Most of the inquiries that go through our site go to our sellers; however, we also receive direct emails from buyers asking for advice about where to buy or asking us to keep an eye out for specific types of property for them. When we first launched the site, I had an email that read something like this:
"We are looking for a place to build an off-the-grid, sustainable living home. We would like to purchase a few acres of land with riverfront or a stream to create micro hydro power."
Although I knew of a movement towards sustainable living, I was surprised to see an inquiry like this so soon after the site launched; however, the percent of inquiries like this that come through to us have made me wonder if we could set up some kind of a search for these properties (although I imagine this might be quite complicated!).
All of this interest got me wondering what I didn't know that these people knew, so I delved a little deeper into the reasons for their desire to live off the grid.
The reasons all seem to come down to the same thing-attempting to make less of a footprint on the earth while having your own means of creating energy in a possible future of global warming and a certain future of higher energy costs. Here is a citation from a recent email from a buyer from "down-south," who references the film www.whatawaytogomovie.com to qualify his statement:
"I (only) passed through there (Vancouver Island) on the way to Glacier Bay, Alaska in '05 while investigating the effects of climate change, the results of which are one of the reasons I am relocating. The other reason being that the entire informed and concerned population of North America seems to be headed your way for the same reason, so I should be in good company regardless."
After doing a bit of research on global warming, it seems that many areas of B.C., while they will be effected to a degree by global warming, may be a safer bet than areas such as the southern States (particularly parts of California, Florida, Georgia & Alabama) and large cities in Asia and India. I even managed to find this web site www.droughtscore.com, which informs people looking to relocate in the US on where to live to avoid drought (!) and another article about lack of water supply and the problems it is causing in Georgia, Florida & Alabama. The owner of www.droughtscore.com, Bert Sperling even lists the areas most at risk for being affected by global warming in the US on his web site www.bestplaces.net. Click here for article. Click here for US Drought monitor.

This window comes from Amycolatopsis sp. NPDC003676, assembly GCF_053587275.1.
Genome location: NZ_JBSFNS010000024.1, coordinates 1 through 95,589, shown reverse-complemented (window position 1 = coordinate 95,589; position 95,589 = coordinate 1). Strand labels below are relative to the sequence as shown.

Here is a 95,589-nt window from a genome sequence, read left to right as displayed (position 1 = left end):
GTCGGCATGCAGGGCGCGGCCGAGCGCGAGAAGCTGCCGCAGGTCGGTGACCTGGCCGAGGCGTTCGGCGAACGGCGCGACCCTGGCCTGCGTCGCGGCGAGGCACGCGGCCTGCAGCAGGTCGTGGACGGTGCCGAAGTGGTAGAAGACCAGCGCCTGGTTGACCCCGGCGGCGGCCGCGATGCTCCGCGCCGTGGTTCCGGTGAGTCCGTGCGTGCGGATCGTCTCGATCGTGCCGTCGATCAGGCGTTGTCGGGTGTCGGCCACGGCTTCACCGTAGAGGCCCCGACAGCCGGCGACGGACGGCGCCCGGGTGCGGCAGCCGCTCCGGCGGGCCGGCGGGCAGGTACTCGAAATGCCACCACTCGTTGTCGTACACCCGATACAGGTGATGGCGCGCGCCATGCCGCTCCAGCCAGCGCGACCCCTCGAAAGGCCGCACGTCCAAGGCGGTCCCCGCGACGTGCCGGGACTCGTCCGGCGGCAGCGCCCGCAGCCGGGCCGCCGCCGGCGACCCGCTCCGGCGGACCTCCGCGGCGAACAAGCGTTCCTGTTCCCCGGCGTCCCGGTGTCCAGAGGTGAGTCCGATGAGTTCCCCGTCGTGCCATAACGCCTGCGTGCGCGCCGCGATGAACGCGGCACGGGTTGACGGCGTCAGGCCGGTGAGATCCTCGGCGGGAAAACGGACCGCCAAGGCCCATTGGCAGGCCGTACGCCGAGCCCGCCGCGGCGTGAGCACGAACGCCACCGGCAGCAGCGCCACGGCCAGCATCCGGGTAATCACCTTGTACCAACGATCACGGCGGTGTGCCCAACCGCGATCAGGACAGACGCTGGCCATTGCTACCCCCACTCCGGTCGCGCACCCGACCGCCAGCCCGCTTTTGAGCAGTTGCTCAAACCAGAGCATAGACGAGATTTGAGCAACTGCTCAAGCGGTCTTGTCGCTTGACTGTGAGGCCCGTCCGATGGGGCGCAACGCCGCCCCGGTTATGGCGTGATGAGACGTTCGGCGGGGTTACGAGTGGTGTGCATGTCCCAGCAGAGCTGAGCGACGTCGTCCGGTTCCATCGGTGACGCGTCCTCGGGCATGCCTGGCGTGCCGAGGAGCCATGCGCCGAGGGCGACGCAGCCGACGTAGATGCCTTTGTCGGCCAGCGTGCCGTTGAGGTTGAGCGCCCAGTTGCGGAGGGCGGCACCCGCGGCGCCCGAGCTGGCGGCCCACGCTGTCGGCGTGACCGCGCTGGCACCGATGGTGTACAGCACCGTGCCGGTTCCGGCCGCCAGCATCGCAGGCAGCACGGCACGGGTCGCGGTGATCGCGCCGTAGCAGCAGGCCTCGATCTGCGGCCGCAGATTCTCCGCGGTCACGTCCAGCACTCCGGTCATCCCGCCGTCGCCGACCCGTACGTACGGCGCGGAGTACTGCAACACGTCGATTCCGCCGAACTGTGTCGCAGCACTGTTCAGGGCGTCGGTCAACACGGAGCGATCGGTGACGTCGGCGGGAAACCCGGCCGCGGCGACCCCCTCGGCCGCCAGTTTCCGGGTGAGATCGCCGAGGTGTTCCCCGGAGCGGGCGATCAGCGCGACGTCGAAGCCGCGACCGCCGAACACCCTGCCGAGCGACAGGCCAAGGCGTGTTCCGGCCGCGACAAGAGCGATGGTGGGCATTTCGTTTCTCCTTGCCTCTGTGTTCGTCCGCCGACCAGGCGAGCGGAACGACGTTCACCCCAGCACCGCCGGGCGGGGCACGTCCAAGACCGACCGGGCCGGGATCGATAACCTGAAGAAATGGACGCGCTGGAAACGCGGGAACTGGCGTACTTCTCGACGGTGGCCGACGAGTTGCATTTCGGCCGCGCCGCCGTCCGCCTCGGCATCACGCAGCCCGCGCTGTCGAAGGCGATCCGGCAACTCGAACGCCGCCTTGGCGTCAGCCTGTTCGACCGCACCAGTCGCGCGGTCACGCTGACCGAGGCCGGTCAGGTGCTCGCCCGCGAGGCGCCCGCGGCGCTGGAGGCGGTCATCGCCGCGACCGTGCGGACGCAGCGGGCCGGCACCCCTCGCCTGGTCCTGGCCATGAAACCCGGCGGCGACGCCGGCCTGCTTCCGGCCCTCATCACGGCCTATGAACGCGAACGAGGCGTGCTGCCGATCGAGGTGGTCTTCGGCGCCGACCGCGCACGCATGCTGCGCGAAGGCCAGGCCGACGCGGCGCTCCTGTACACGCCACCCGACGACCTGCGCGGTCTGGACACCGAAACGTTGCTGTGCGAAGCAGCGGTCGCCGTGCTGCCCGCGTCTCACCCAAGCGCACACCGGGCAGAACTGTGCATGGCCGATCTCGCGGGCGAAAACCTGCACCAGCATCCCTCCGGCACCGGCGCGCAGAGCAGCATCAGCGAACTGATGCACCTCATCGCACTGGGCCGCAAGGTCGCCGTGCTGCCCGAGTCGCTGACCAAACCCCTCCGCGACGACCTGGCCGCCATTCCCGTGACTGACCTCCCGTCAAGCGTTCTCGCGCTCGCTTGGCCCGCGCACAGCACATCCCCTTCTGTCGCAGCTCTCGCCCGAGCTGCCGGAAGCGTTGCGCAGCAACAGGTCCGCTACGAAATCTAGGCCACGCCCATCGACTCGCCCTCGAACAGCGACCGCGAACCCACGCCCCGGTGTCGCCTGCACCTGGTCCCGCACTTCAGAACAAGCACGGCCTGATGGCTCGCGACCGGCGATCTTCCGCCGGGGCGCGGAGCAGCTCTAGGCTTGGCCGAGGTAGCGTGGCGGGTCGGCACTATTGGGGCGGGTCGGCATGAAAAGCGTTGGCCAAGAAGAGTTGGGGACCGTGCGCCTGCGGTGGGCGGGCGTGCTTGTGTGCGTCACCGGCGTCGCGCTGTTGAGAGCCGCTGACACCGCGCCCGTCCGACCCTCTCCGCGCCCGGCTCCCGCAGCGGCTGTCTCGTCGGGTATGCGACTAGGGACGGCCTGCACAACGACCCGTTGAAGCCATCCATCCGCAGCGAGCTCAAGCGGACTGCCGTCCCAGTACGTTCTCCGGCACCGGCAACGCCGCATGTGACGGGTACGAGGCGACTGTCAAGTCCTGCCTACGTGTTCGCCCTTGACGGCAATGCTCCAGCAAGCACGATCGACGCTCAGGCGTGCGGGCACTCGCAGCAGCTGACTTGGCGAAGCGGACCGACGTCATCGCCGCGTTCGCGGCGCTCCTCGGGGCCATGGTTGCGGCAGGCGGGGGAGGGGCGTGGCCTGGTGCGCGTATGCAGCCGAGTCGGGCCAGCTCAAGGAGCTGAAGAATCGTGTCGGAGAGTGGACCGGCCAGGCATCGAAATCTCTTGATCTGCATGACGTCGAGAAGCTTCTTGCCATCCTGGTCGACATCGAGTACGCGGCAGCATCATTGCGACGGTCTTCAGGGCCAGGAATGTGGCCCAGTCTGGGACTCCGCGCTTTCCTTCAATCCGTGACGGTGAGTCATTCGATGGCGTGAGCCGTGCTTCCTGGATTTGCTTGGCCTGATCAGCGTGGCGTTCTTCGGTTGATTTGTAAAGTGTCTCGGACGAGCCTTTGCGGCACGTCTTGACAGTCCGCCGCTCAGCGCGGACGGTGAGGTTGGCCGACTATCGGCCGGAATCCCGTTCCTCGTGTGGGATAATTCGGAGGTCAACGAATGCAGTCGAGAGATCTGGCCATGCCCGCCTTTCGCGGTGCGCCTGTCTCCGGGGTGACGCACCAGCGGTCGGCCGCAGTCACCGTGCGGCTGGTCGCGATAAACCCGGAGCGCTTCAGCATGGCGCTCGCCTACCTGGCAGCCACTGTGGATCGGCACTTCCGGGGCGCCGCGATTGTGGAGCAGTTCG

Although riverfront land may be at risk of increased flooding from warming, it seems the trade off (energy and water availability) is more than worth the risk of living somewhere with no access to either. The key with this type of property would be to build at a safe distance from the riverbank to protect your buildings and ensure you are also protecting the ecosystem by creating a good environment for salmon spawning.
While there is some concern about large scale micro-hydro initiatives in B.C. (click here for article), it seems most of the buyers who email us are looking to create small versions for themselves of what the energy giants are tapping into with the government's recent focus on "greener" energy initiatives.
It is not just in our area of the real estate industry that people are becoming more aware of eco-friendly ways of living. A recent survey by Royal LePage showed that almost 75% of Canadian homebuyers are looking for a "green-improved" property in their next home and that 63% would pay more for an environmentally friendly home. Certain players in the building industry are already responding with more eco-friendly development practices. Home Depot now produces the "Eco-Options" magazine to highlight its "green" products and the latest edition of "This Old House" to arrive at our door was titled "Save Money, Save Energy, Build Smart: 53 pages of products and projects for a safer, healthier home."
Some real estate brokerages are even going green including one in Vancouver, MacDonald Realty, which has recently launched a program called MacGreen. The program is a carbon-offsetting plan (free to buyers and sellers) whereby the real estate agents can donate carbon credits as part of the real estate transaction. In an industry where driving is a necessary part of the job, this is one way the agents and brokerages can contribute to the health of the environment.
(If you are interested in buying or selling a waterfront/view property in the Lower Mainland and partcipating in this program, please contact our member Realtor and environmental lawyer, Patricia Houlihan at 604-376-7653 or visit her website at www.waterfrontvancouver.ca.)